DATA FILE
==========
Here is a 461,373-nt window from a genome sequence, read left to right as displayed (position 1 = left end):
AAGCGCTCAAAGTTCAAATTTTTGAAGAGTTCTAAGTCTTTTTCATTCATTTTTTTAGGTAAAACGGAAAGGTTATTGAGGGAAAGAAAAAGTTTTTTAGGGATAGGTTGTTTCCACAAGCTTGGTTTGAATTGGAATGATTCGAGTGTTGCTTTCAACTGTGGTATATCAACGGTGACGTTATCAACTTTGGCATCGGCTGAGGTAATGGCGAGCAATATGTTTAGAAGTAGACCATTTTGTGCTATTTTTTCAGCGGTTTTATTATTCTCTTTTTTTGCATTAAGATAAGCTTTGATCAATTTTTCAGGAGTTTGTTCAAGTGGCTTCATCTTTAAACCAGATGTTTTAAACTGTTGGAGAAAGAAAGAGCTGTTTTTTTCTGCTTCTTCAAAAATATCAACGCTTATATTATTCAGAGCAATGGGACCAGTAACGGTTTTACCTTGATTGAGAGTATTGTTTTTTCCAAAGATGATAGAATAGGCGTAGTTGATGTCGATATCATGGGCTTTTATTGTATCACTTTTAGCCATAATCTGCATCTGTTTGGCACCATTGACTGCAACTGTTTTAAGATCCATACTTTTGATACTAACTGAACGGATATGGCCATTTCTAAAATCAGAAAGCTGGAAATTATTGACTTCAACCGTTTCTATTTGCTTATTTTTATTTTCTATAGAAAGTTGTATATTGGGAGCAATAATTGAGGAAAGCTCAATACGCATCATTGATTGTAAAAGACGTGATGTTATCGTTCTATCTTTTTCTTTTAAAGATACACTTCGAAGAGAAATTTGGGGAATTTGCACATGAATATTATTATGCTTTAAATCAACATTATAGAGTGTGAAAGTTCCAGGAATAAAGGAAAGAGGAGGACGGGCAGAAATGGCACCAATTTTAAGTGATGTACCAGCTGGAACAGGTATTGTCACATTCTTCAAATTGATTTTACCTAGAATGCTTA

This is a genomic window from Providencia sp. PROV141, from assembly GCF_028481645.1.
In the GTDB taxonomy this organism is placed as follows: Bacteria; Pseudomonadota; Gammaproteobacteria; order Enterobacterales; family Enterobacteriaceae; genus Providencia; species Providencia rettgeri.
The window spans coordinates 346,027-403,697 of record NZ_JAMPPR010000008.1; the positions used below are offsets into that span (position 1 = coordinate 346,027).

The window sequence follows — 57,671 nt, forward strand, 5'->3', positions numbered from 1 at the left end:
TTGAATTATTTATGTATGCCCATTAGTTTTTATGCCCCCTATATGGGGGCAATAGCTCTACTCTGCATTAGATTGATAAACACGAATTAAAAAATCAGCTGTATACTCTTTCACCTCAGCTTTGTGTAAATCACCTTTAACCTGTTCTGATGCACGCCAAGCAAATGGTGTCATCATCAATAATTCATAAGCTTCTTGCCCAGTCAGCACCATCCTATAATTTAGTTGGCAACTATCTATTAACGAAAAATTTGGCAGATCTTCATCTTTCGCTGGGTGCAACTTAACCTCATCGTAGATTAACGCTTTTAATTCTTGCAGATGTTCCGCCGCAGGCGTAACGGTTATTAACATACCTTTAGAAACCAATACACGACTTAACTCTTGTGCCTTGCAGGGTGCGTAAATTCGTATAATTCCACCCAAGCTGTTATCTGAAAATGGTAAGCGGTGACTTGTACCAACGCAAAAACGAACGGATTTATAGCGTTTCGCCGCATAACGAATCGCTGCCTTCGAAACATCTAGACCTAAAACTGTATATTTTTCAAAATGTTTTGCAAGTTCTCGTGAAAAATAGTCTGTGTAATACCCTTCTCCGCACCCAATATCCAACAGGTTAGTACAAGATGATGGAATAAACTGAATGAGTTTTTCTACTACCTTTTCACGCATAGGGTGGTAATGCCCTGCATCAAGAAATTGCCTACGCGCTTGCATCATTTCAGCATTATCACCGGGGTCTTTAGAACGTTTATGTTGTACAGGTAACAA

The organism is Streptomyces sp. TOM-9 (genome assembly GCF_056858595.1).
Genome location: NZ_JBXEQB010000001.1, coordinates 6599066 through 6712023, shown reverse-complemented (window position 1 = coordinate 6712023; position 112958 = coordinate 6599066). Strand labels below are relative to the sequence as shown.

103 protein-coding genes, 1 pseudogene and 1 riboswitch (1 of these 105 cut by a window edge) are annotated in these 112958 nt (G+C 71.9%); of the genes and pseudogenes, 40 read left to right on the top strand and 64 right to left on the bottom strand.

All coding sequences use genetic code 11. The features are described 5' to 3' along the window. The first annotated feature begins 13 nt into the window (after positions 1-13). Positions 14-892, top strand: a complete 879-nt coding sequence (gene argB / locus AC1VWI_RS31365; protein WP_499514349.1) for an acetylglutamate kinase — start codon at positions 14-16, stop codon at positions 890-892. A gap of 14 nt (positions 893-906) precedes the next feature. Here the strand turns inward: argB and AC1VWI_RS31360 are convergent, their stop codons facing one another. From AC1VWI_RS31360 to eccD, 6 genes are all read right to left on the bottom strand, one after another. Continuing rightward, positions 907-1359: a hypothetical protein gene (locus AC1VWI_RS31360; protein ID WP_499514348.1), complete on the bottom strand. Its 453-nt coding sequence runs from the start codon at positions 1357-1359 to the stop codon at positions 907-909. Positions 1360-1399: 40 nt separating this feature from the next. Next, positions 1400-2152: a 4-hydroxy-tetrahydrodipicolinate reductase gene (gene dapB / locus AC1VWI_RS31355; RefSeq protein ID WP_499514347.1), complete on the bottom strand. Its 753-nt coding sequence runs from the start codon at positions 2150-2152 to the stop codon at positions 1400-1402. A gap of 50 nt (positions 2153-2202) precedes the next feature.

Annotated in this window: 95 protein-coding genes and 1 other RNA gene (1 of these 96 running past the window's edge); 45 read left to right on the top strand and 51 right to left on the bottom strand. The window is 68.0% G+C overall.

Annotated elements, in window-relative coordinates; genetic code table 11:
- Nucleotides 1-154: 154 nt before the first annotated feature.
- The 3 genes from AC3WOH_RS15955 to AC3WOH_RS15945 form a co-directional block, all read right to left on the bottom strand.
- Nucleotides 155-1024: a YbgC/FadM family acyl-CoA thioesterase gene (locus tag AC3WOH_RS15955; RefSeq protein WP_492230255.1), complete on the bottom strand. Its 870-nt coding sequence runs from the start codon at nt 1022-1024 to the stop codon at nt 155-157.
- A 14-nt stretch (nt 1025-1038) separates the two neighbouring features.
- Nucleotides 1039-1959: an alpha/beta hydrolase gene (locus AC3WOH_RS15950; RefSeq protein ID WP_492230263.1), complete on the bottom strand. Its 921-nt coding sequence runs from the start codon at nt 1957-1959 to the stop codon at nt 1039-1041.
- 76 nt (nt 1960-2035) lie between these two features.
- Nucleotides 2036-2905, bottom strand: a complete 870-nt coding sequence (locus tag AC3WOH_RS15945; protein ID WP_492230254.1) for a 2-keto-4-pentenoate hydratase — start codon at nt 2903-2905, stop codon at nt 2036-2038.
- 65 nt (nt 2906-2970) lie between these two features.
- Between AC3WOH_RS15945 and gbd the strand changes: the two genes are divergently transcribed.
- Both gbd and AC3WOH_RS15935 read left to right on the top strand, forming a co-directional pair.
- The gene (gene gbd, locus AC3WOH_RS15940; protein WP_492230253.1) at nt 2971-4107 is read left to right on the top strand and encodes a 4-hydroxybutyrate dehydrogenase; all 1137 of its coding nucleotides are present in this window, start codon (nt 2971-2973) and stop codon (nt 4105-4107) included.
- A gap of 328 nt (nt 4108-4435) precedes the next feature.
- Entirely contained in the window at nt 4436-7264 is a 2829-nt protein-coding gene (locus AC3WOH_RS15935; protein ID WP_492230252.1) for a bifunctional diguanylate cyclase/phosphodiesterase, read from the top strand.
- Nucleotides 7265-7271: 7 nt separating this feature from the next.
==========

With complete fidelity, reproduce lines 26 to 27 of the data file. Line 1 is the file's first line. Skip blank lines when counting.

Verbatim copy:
- Entirely contained in the window at nt 4436-7264 is a 2829-nt protein-coding gene (locus AC3WOH_RS15935; protein ID WP_492230252.1) for a bifunctional diguanylate cyclase/phosphodiesterase, read from the top strand.
- Nucleotides 7265-7271: 7 nt separating this feature from the next.